And then there were colors and shouts of greeting everywhere we turned. We were invited to speak to Isaac’s aunt and their neighbors, and continued to the main road of the village. There were bright turquoise doors on the mud huts, and vibrant colored laundry out to dry in this brief moment between rainstorms. Then on to his jaja’s hut we went. Never have I felt so graciously cared for. This older woman sat in the mud and offered the three of us her only furniture covered with her best pieces of fabric to sit on. I practiced my limited Luganda and my handshake (and wow, do I need to practice the East African handshake, where you switch your hand placement- the women chuckled at me, realizing I’m a new Mzungu in these parts).

Visiting family
Issac and his jaja
Jaja's hands

There was another woman (an aunt perhaps) sitting next to us the visit, holding a large knife and munching on sugar cane, with a sweet but wild look in her eyes. Turning around to the sound of voices, we gladly saw that a small horde of local children had come out to curiously peek at the Mzungu visitors. Isaac and his jaja got to talk and catch up, and we exchanged gifts. She brought out some shillings for her grandson and beautiful handmade bracelets as a gift for Rachel and I (such a precious gift, and part of her livelihood!), and we said our goodbyes and thank you’s a while later, as the children danced and clapped around us, delighted that I joined in their game and laughing as I attempted to dance.

Children in Masese 3
new friends
The railroad tracks by Masese 3
We met one of the children, Michael, that Katie Davis, our neighbor, writes about in her book as we were leaving the village and cutting across the train tracks to the main road to return home as the sun was setting amidst the rain clouds. As we walked up a small dirt path, we ran into two Karimojong women walking the other way. They started talking aggressively in their language, and glared at the three of us as we passed, and shoved a black powder in Rachel’s and my nose, laughing cruelly at the looks on our faces as we tried to push their hands away. It was supposed to smell terrible, but I did not notice and took a moment to pray for them and forgive them. Their tribe is known for many being displaced in Uganda, and for their hatred and violence towards Mzungus and other tribes. I got a small taste of racism and being part of a minority culture, and grieved for these women and how their lives and community has become this full of hate.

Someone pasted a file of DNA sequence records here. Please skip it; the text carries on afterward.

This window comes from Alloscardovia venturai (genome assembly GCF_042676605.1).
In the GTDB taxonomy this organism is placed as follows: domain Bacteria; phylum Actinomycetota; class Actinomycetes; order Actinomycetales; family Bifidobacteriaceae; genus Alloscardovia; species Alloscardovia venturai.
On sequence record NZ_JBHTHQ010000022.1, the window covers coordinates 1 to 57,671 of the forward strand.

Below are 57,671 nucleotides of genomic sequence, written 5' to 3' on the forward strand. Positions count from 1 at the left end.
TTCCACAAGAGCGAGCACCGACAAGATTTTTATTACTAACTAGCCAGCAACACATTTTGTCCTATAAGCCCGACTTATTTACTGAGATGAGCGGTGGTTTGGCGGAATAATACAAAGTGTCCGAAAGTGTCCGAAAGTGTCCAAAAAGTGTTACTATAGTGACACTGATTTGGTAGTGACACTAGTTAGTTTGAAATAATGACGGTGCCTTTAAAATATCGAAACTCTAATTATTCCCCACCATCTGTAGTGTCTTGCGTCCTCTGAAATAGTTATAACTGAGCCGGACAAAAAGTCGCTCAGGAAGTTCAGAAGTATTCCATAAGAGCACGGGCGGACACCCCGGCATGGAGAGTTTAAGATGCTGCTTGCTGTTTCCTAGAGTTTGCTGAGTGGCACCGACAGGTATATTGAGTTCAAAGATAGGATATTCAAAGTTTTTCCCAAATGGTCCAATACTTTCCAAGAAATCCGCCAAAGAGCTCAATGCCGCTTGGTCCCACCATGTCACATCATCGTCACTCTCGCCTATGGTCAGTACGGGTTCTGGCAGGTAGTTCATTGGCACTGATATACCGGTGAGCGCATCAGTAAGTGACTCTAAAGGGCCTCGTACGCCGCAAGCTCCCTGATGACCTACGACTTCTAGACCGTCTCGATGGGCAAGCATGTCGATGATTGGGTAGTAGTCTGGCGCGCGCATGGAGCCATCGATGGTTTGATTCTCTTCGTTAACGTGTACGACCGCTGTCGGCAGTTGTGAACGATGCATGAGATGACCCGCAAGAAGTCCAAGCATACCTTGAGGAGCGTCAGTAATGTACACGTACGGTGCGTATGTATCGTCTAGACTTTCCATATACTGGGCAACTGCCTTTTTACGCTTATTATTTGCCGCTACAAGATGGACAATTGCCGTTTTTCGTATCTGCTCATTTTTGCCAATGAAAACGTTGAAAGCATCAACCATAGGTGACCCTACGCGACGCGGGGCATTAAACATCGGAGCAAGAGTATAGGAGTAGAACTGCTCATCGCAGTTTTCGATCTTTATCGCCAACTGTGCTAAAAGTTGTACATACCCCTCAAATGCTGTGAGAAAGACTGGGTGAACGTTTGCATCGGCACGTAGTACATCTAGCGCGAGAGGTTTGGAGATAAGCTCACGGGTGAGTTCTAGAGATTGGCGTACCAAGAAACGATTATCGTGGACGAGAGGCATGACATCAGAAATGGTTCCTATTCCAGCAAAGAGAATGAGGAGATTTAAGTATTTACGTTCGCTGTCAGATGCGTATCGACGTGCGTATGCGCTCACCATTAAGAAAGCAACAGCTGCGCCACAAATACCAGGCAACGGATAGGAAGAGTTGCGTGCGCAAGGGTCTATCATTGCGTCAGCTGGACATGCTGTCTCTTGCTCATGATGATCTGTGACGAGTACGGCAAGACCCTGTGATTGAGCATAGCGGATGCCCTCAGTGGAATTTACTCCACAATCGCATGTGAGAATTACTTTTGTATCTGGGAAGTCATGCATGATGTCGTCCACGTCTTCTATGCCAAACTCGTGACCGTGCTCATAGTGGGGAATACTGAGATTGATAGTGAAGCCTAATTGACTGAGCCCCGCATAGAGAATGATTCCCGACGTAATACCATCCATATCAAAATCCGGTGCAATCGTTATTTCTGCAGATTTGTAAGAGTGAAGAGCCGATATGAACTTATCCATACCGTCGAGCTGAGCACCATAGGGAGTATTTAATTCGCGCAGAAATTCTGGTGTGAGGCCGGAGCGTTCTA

Cutting across some jungle and through more houses, our young guide Isaac led us to the bodas on the main road, and we returned home after a very full day.

Some lessons of the day…

There were signs of great struggles and hardships in the slum, such as seeing children hard at work and carrying large burdens, hearing that Isaac’s 11 year-old brother walks far into town each day to work, and seeing very simple living arrangements. Yet, I went to Masese expecting to see poverty and to be broken hearted, and what I found was beauty, vibrant life, abundant joy, and breathtaking generosity.

I got to practice forgiveness towards the Karimojong women and pray for their people.

God provided for our every need- keeping us safe, helping us get to Isaac’s jaja’s home without the luxury of boda money or a map, and teaching us more about His heart and this world we live in. I am so grateful for the many ways He provided for our journey yesterday.

The children I met were so full of love, and as they grabbed hold of my hands and my side, it helped me get past any initial fears of getting ringworm or getting sick. I am learning that it is more important to love than worry about getting sick and missing out by staying in my ‘safe’ world.

I am growing in my trust in God- learning to depend on Him during those boda rides, and find peace in knowing I will get to see Him face to face if He takes me then and there. So instead of worrying, I talk to Him and enjoy the incredible view of the lake and sunset.

Our smart boys!
Peace to you,
Lindsey/Smiles ( :